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Ukraine Shackled by Revolution and Oligarchs

Published: March 5, 2014 (Issue # 1800)


Many people see theUkrainian uprising as adirect result ofa sort ofdoubles match that paired ousted Presidents Vladimir Putin andViktor Yanukovych against German Chancellor Angela Merkel andEuropean Commission President Jose Manuel Barroso. Others suspect that Washington instigated theturmoil. But if we clear thehaze surrounding thecrisis, then suddenly we can see that thereal root ofthe problem lies buried deep beneath thesurface: anintricate web woven byUkraines wealthiest business leaders.

It would be amistake tothink that Ukraine wants torepeat Russias accomplishments andYanukovych sought toreplicate Putins success as apowerful leader. Even though thetwo countries share asimilar language andculture, their political systems are vastly different, especially when it comes tothe part played bywealth businessmen ininfluencing politics.

Bythe late 2000s, theoperative influence ofbillionaires ondaily politics had almost completely vanished inRussia, mainly aresult ofmeasures taken byPutin. Clear examples ofthose measures include the10-year imprisonment ofRussias once most wealthy man, Mikhail Khodorkovsky, andthe banishment ofone-time Kremlin powerbroker Boris Berezovsky intoself-exile andapparent suicide inBritain. While Russian billionaires visibly controlled politics via the Family atthe end ofthe Boris Yeltsin era, Putin systematically destroyed their influence byappointing siloviki, who have controlled Russia forthe past decade.

Incontrast with Russia, Ukraine has established afairly unique political system after the1991 dissolution ofthe Soviet Union. Similarly toRussia, several billionaires andtheir clans have emerged due tothe unaccountable andfast privatization offormer state assets under President Leonid Kuchma during the1990s. Dominant clans fromDonetsk, Dnipropetrovsk andKiev have appeared inmetallurgy, banking, energy andother industries.

Bythe early 2000s, Kuchmas presidential powers began tofade thanks toa status quo-based system that lacked reform. That is why thelast few years ofhis regime are known income circles as theKuchma vapidity.

Enter anunexpected andinteresting turn ofevents. In2004, Ukrainian voters elected apresident, Viktor Yushchenko, who was out ofthe reach ofthe clans influence. Yushchenko, with his independence, patriotism andradical anti-corruption andanti-Russian attitude, became asignificant threat tothe billionaires who controlled Ukrainian politics. Yushchenkos supporters were mere businessmen fromthe western part ofUkraine: small fry compared tobillionaires such as Rinat Akhmetov andDmytro Firtash. This is exactly what proved tobe Yushchenkos undoing. He only had thesupport ofthe masses but barely any financial or political support fromthe ruling elite. That disadvantage proved tobe quite costly inan oligarch-controlled nation such as Ukraine.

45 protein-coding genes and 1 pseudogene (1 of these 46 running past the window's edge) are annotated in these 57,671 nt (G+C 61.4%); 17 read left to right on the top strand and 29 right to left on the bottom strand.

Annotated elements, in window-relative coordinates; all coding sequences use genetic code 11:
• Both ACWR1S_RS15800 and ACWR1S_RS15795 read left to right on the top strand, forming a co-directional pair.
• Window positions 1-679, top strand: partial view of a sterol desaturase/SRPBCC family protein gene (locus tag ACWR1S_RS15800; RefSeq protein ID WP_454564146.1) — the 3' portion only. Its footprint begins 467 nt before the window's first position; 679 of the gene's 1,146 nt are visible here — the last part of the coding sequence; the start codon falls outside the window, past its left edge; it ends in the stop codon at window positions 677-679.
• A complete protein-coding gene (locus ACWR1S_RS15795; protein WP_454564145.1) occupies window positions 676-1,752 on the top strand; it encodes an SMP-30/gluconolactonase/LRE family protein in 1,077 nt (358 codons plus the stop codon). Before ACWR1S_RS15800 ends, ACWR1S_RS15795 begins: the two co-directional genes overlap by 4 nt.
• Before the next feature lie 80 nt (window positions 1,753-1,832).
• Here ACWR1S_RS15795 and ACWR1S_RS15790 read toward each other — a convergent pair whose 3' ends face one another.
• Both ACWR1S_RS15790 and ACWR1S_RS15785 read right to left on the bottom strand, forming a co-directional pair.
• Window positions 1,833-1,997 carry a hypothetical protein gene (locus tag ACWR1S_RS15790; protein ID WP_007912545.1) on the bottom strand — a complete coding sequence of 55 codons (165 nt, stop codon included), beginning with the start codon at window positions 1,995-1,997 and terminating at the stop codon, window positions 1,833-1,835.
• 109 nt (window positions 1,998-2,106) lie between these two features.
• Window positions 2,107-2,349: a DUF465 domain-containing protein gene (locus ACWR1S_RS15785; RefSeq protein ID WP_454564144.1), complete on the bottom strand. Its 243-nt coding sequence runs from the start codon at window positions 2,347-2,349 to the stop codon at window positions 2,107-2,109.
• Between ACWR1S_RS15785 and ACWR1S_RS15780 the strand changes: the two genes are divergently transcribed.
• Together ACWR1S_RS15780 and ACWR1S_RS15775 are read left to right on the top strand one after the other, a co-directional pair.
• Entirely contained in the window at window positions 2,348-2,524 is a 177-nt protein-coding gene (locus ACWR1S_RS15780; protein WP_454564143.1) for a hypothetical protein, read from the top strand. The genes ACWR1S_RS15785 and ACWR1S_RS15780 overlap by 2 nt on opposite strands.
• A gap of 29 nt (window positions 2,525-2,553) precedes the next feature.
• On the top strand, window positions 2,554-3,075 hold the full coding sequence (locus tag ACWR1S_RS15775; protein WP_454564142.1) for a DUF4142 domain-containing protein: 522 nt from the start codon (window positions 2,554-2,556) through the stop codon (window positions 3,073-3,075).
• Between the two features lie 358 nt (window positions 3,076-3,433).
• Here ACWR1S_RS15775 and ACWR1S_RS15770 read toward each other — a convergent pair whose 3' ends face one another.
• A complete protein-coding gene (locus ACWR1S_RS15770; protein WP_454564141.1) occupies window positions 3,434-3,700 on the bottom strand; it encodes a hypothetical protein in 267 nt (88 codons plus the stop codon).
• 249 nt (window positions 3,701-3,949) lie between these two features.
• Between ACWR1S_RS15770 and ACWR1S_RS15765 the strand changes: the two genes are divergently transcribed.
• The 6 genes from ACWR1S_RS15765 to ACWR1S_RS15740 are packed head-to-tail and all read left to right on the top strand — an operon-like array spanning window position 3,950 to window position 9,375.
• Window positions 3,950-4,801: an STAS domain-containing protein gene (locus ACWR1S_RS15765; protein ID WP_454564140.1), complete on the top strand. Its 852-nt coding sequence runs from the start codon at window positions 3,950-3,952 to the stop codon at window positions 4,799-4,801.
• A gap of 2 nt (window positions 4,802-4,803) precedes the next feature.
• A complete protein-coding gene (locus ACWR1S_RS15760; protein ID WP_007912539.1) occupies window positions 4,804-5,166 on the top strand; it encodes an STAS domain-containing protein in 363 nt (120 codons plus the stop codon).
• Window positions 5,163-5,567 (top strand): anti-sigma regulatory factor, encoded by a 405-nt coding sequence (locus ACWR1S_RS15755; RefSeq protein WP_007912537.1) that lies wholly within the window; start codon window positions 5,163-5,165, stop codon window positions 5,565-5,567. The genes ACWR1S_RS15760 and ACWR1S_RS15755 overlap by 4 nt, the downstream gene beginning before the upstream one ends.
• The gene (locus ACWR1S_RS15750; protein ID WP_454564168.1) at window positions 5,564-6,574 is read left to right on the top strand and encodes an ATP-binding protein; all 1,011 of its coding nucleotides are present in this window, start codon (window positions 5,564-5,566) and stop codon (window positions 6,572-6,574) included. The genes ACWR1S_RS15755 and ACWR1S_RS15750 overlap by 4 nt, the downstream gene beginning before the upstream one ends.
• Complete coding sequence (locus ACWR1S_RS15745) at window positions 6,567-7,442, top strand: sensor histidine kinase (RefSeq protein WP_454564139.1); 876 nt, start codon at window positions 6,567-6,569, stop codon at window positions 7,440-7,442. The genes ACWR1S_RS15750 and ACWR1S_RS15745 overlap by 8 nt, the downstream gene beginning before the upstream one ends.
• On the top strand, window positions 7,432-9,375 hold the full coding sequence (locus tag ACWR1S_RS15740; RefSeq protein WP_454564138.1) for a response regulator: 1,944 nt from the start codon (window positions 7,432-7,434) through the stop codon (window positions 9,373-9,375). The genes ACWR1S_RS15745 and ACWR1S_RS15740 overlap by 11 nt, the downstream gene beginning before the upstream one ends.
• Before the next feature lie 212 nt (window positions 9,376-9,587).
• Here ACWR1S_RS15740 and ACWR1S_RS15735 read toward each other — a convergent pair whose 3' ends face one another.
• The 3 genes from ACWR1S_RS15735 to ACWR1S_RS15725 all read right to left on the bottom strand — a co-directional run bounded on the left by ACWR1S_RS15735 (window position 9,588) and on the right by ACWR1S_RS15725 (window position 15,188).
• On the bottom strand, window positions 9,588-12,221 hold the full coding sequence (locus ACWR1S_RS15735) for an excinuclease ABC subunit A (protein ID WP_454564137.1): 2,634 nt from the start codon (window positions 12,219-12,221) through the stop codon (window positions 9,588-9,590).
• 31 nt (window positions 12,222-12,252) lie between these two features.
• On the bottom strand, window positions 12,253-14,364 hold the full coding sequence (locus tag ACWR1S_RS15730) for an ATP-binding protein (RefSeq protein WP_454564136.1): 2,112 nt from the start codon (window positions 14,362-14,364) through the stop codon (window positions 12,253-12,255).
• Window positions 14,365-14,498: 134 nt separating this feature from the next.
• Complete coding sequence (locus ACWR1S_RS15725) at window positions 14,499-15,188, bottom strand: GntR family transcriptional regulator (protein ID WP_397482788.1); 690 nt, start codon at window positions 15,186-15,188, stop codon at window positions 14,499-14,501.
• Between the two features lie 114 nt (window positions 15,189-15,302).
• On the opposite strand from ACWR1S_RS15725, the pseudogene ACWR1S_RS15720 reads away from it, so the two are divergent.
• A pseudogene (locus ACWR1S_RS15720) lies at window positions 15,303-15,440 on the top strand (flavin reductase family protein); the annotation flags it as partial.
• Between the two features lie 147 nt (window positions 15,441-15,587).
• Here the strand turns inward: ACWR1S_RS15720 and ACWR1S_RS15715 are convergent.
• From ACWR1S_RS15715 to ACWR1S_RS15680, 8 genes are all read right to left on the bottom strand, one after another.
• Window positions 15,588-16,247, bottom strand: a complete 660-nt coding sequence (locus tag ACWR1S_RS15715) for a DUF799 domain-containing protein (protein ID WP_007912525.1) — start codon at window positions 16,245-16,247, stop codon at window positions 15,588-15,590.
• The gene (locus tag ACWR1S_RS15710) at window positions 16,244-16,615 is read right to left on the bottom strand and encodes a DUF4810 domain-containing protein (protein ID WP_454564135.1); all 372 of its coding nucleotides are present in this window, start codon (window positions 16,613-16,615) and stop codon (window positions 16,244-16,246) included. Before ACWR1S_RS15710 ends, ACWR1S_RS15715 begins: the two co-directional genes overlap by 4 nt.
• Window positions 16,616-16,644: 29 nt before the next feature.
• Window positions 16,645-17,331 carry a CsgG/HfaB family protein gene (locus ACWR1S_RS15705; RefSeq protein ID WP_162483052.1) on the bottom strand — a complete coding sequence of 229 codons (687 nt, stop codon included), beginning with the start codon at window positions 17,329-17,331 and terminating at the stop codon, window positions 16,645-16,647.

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ALL ABOUT TOWN

Thursday, July 24


Liliana Modiliani, a well-known Russian stylist, will talk about choosing clothes that fit during her lecture at 7 p.m. at the Pryamoy Efir art club, 13 Viborgskoe Shosse.



Friday, July 25


Discuss Russias economic and political prospects for 2014 during a Business Breakfast organized by SPIBA at 9.30 a.m. in the Bank Saint-Petersburg office at 64


Malookhtinsky Prospekt.


Start your weekend with adorable miniature pigs at the Squealing Pig festival at 7 p.m. this evening in the Karl & Friedrich restaurant, 15 Iozhnaya doroga, on Krestovsky Island.



Saturday, July 26


Hundreds of brand-new and retro cars, drag and drift shows, test drives and karting are planned for the Avtobum-2014 festival, which will take place in front of the RIO shopping center at 2 Fuchika Ulitsa.


Participants in todays SaniDay Summer competition will impress visitors with their hand-made, unusual and hilarious boats, which will race at the Igora Resort near the 54th kilometer on Priozerskoe Shosse.


Metro Family Day will include both serious lectures for adults and master-classes for children, making the event interesting for the whole family. To participate, come to Kirov Park on Yelagin Island.


Photography will be the focus of todays Photosubbota, which features lectures by famous photographers, meetings with photo schools and studio representatives, and participation in a photography competition. The event starts at noon at Petrokongress, 5 Lodeynopolskaya Ulitsa.


If you like cycling, make sure to visit the Za Velogorod Festival with its retro bike exhibition, market and live music. The second round of the Leningrad Criterium race will also take place during the event at Petrovsky Arsenal in Sestroretsk.



Sunday, July 27


Navy Day will be celebrated with a weapon and military transportation exhibition, self-defense master classes and concerts. The event starts at 1 p.m. in the 300th Anniversary Park of St. Petersburg.



Monday, July 28


Dont miss a chance to see the latest achievements in robotics during the RoboDom interactive show, exhibiting more than 150 robots. The show will be at BUM center, 22/2 Gzhatskaya Ulitsa, until Aug. 3. The entrance ticket costs 350 rubles ($10).



Tuesday, July 29


A video of a Queen concert from 1986 will be shown today at 8 p.m. in Yaschik, 50/13 Ligovsky Prospekt.



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